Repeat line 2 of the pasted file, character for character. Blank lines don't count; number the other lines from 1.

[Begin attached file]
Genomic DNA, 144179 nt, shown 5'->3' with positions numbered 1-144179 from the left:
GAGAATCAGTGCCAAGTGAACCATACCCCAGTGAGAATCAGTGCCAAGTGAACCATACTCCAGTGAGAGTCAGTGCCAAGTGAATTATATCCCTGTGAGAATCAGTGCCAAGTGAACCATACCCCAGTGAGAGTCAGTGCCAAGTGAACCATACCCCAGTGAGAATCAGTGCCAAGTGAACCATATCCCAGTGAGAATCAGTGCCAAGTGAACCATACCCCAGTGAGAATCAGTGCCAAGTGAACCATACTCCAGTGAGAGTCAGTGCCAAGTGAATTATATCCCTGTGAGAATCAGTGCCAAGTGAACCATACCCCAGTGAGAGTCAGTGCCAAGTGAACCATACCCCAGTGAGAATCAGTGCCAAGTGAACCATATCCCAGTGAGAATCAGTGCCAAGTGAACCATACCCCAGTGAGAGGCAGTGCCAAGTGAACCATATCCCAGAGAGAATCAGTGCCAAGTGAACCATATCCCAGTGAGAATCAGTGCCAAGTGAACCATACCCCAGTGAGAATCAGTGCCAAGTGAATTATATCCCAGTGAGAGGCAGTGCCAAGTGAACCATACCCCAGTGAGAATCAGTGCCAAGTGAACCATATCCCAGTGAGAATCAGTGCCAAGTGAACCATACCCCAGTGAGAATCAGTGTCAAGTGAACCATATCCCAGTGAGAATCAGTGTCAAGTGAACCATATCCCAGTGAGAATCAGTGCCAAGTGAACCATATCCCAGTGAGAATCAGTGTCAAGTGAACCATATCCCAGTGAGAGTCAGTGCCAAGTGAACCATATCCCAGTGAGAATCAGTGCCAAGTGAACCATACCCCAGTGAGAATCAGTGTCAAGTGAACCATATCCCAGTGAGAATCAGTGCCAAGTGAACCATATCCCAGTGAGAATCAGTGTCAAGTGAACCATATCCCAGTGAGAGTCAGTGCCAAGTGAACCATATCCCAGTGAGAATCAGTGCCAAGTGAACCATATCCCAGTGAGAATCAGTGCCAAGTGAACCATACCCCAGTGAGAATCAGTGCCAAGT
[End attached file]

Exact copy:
GAGAATCAGTGCCAAGTGAACCATACCCCAGTGAGAATCAGTGCCAAGTGAACCATACTCCAGTGAGAGTCAGTGCCAAGTGAATTATATCCCTGTGAGAATCAGTGCCAAGTGAACCATACCCCAGTGAGAGTCAGTGCCAAGTGAACCATACCCCAGTGAGAATCAGTGCCAAGTGAACCATATCCCAGTGAGAATCAGTGCCAAGTGAACCATACCCCAGTGAGAATCAGTGCCAAGTGAACCATACTCCAGTGAGAGTCAGTGCCAAGTGAATTATATCCCTGTGAGAATCAGTGCCAAGTGAACCATACCCCAGTGAGAGTCAGTGCCAAGTGAACCATACCCCAGTGAGAATCAGTGCCAAGTGAACCATATCCCAGTGAGAATCAGTGCCAAGTGAACCATACCCCAGTGAGAGGCAGTGCCAAGTGAACCATATCCCAGAGAGAATCAGTGCCAAGTGAACCATATCCCAGTGAGAATCAGTGCCAAGTGAACCATACCCCAGTGAGAATCAGTGCCAAGTGAATTATATCCCAGTGAGAGGCAGTGCCAAGTGAACCATACCCCAGTGAGAATCAGTGCCAAGTGAACCATATCCCAGTGAGAATCAGTGCCAAGTGAACCATACCCCAGTGAGAATCAGTGTCAAGTGAACCATATCCCAGTGAGAATCAGTGTCAAGTGAACCATATCCCAGTGAGAATCAGTGCCAAGTGAACCATATCCCAGTGAGAATCAGTGTCAAGTGAACCATATCCCAGTGAGAGTCAGTGCCAAGTGAACCATATCCCAGTGAGAATCAGTGCCAAGTGAACCATACCCCAGTGAGAATCAGTGTCAAGTGAACCATATCCCAGTGAGAATCAGTGCCAAGTGAACCATATCCCAGTGAGAATCAGTGTCAAGTGAACCATATCCCAGTGAGAGTCAGTGCCAAGTGAACCATATCCCAGTGAGAATCAGTGCCAAGTGAACCATATCCCAGTGAGAATCAGTGCCAAGTGAACCATACCCCAGTGAGAATCAGTGCCAAGT